Smokescreens and Beer Goggles

  title={Smokescreens and Beer Goggles},
  author={Sandra C. Jones and Austin Wyatt and Mike Daube},
  journal={Social Marketin Quarterly},
  pages={264 - 279}
Corporate social marketing (CSM) is one of several initiatives companies can undertake to demonstrate their corporate social responsibility (CSR). While there are many motivations for CSR and CSM, all are linked to profit in some way, including promoting the reputation of the organization. While CSM is often seen as evidence of organizations making a contribution to their community, there are some industries whose CSM campaigns have drawn considerable controversy and criticism. This article… 

The role of corporate social marketing

Purpose This commentary aims to discuss the potential role of corporate social marketing and identify instances where corporate involvement in social marketing is appropriate. This argument

Policy Influence and the Legalized Cannabis Industry: Learnings from other Addictive Consumption Industries.

Examination of the various ways a legalized cannabis industry could seek to influence governments and the public in the New Zealand reform context found emerging evidence that the legal cannabis industry is employing strategies to influence the regulatory environment in New Zealand.

Digital cause-related marketing campaigns

With the rising concern for the planet and people dimensions of the triple-bottom-line, an increasing number of firms are using cause-related marketing (CRM) to create a win-win situation for all

Public Health Surveillance Studies of Alcohol Industry Market and Political Strategies: A Systematic Review

PHS studies play a valuable role in identifying aspects of alcohol industry strategies that warrant more detailed and carefully designed research, as well as in elucidating global health implications, to reduce the global burden of disease caused by alcohol.

‘As Long as It Comes off as a Cigarette Ad, Not a Civil Rights Message’: Gender, Inequality and the Commercial Determinants of Health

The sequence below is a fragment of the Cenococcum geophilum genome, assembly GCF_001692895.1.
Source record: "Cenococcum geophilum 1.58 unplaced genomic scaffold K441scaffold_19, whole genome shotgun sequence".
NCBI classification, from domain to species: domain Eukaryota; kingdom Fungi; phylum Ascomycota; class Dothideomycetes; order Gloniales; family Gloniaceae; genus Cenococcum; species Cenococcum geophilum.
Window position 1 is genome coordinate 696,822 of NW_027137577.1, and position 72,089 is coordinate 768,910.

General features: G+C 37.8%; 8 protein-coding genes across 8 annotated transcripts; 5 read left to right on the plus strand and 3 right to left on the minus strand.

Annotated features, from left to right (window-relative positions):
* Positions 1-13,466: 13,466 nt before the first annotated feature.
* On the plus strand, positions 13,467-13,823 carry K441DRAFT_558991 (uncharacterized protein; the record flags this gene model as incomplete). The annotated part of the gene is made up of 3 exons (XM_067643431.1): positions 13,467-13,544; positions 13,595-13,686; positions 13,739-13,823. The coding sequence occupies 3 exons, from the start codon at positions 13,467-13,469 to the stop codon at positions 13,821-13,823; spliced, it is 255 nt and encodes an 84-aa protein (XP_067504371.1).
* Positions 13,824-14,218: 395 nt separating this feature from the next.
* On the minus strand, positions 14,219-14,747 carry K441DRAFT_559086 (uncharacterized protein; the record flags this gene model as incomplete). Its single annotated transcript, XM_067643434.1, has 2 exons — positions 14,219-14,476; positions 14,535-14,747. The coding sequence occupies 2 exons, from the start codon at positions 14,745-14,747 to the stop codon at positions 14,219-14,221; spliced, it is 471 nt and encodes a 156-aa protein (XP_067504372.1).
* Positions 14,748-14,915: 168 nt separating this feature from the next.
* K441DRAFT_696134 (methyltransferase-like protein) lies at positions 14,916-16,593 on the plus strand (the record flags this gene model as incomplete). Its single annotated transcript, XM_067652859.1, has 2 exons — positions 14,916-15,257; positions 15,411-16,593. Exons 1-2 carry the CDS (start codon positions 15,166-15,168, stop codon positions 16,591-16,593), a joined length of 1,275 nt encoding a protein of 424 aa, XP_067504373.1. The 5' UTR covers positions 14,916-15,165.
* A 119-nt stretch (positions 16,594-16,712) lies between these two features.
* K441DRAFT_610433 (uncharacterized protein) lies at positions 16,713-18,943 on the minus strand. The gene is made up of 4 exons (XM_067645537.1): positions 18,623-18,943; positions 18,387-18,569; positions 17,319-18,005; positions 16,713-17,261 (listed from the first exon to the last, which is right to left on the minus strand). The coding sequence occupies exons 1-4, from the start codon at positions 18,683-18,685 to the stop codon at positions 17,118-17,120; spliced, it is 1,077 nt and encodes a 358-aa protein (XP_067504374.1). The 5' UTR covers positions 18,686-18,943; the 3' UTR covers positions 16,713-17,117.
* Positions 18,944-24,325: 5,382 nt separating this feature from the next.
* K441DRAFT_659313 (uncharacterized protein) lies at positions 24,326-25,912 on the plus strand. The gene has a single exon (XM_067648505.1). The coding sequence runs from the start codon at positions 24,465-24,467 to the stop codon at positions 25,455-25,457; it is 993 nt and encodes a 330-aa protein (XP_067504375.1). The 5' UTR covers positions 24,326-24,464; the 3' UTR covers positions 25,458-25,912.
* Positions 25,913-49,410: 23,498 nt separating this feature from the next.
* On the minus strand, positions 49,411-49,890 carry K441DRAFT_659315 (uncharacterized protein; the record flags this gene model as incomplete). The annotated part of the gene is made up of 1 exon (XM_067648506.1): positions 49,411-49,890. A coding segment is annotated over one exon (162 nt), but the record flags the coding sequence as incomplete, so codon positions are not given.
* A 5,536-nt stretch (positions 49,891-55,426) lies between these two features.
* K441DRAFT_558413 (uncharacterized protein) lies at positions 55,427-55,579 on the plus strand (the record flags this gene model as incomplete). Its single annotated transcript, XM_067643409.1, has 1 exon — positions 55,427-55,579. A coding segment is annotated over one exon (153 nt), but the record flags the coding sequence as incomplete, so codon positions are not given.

• S. HillS. Friel
  • Political Science
    International journal of environmental research and public health
  • 2020
The practices by which tobacco and alcohol companies engage with women in their marketing and corporate social responsibility activities are described, reinforcing problematic gender norms and stereotypes that harm women and girls.

Social marketing’s consumer myopia: applying a behavioural ecological model to address wicked problems

Purpose Addressing calls for broadening social marketing thinking beyond “individualistic” parameters, this paper aims to describe a behavioural ecological systems (BEM) approach to enhance

Cause‐Related Marketing Persuasion Knowledge: Measuring Consumers' Knowledge and Ability to Interpret CrM Promotions

Cause‐related marketing (CrM), a partnership between a for‐profit and not‐for‐profit company, is an increasingly common promotional approach. Consumers range in awareness of and knowledge about CrM,

How Are the Links between Alcohol Consumption and Breast Cancer Portrayed in Australian Newspapers?: A Paired Thematic and Framing Media Analysis

It is argued that key stakeholders including government, public health, and media should accept shared responsibility for increasing awareness of the alcohol–breast cancer link and invite media advocates to assist with brokering correct public health information.